If you’re reading this article, chances are you graduated at least a couple of years ago and you’ve been paying a high interest rate on your student loans. You are also probably looking at interest rates being at an all-time low and are wondering if your good job and credit score can get you something better. Well, it turns out that there are several private institutions out there that offer certain graduates very competitive interest rates and payment options through refinancing. In the long run, there is a very good chance that refinancing with one of these companies can save you hundreds, or even thousands of dollars.
What is refinancing?
At its core, refinancing is a very simple concept, regardless of the industry. Across the board, from mortgages to car loans, personal loans to student loans, refinancing is simply getting a new loan, at a new interest rate, with new payment terms. Your new lender pays off your old one, satisfying your prior debt, and creates a completely new obligation with your new creditor.
As with other loans, all potential borrowers need to fill out an application and pass a credit check. Unfortunately, not everyone is eligible to refinance his or her student loans, and only those borrowers with the best credit history and score will qualify for the best rates.
Who is eligible to refinance?
Most private lenders have two kinds of eligibility requirements that all potential borrowers need to satisfy. The first kind of guidelines is baseline requirements that every borrower must meet to be considered for a loan. The second kind help the lender determine a potential borrower’s interest rate, and whether or not he or she is a “good risk” for lending purposes.
The baseline requirements for most private lenders are pretty common everywhere you go. These requirements include having all of your current loans in repayment, a minimum loan amount (i.e. $10,000 at Citizen’s Bank), and a minimum amount of full, on-time payments to all the loans you wish to refinance. In many instances, you will also need to provide the lender with proof of graduation. Keep in mind; you need to check with all the institutions you are researching to see what their individual requirements are.
The risk requirements are a little bit different, and they depend on a potential borrower’s creditworthiness, and credit history. While these requirements are related to the baseline ones mentioned above, they exist for an entirely different purpose. The lenders want to protect their money, and the only way they can do that is by lending money to those borrowers that are most likely to make good on their obligations.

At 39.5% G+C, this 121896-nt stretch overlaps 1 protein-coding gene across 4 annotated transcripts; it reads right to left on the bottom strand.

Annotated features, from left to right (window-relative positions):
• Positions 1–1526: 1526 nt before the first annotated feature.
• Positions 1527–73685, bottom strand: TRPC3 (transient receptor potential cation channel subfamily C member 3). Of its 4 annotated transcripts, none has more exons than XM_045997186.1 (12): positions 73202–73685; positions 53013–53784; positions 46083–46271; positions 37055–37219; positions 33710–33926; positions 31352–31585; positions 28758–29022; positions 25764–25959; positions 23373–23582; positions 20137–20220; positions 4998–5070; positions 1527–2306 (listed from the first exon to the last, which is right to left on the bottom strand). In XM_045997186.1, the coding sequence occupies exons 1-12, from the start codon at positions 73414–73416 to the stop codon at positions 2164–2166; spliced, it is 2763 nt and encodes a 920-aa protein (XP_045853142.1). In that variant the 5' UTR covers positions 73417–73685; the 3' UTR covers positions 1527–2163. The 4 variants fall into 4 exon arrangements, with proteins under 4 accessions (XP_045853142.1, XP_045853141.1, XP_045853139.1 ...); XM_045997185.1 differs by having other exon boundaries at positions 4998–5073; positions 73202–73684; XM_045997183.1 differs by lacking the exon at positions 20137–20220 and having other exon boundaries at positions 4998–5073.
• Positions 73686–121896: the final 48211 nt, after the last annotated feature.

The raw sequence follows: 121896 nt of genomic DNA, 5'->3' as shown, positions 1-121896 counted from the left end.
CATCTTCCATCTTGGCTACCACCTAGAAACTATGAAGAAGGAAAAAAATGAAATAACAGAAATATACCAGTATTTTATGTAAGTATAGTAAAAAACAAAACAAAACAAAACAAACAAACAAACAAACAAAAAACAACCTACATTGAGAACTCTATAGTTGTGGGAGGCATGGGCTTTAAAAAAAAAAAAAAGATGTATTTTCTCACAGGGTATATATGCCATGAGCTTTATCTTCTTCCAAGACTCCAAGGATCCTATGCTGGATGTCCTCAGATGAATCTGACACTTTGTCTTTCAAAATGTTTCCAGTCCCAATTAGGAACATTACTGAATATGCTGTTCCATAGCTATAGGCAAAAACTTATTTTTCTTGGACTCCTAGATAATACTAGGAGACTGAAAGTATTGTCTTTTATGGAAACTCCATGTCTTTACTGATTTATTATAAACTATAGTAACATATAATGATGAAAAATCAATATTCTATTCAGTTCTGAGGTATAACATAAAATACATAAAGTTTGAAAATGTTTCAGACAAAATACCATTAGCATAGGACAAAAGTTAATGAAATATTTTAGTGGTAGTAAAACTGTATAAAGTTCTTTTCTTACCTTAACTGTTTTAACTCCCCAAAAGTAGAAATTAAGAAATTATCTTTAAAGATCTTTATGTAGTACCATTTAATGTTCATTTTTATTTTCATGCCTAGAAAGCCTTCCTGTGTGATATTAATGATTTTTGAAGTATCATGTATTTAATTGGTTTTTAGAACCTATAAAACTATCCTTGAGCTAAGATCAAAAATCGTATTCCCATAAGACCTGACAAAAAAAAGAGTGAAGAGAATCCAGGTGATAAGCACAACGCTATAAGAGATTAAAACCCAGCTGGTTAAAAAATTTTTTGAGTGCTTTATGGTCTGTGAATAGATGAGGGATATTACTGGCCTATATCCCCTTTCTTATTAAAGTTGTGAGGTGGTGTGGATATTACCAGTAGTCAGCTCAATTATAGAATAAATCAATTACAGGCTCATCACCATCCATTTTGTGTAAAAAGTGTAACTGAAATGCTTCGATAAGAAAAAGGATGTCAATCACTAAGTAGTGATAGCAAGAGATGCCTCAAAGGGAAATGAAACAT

As a result, these lenders will look at several types of information. You will need to have a minimum annual income and will also need to possess a reasonably strong credit history. To get the best rates you will need to have at good score, which would be 720 or above, and you will want to avoid having any accounts, regardless of what they are, go to collections. If you don’t have much of a credit history, you will probably want to consider getting a cosigner on the loan. Not only do cosigners help out with borrowers’ lack of credit histories, but their credit scores also can help them get lower interest rates.
How much will it save me?
While some borrowers will consider refinancing to simplify their loan payments, the vast majority will have one goal in mind: saving money. If you can qualify for one of these refinancing programs, you will end up saving a lot of money over the life of the loan.
The average student debt is just under $30,000, so we’ll use this number for illustration purposes. The average interest rate for undergraduate loans is around 4.5%, while the average for graduate loans is right around 7%.
If you are paying back your student loans at 4.5% over 10 years, you will be paying $310.92 per month, and when the loan is paid in full, you will have paid $7,309.83 in interest. On the other hand if you refinance at 3.5% on a fixed rate loan, you will be paying $545.75 per month on a five year loan, or $296.66 per month on a 10 year loan. On the five year loan you will only be paying $2,745.14 in interest, a savings of $4,654.69. With the 10 year loan, after refinancing to 3.5%, you will be paying $5,598.91 in interest, or a savings of $1,710.92. Some lenders even allow you to refinance at 2%.
Now, assuming you have graduate school debt, the savings in interest will look much different. If you have $30,000, and are paying the loan back at 7% interest over 10 years, your monthly payment will $348.33, and at the end of the day you will have paid $11,799.05 in interest alone. That’s a total of $41,799.05! But if you refinance with the same terms as above, a 3.5% fixed rate, for either five or 10 years, your savings on interest will be very high. With a five year loan you will be looking at a savings of $9,053.91, and with the 10 year loan you will save $6,200.14.
As you can see, if you qualify to refinance your student loans, you will be looking at some significant savings. If you’re looking to save some money, refinancing your student loans is an option you need to seriously consider.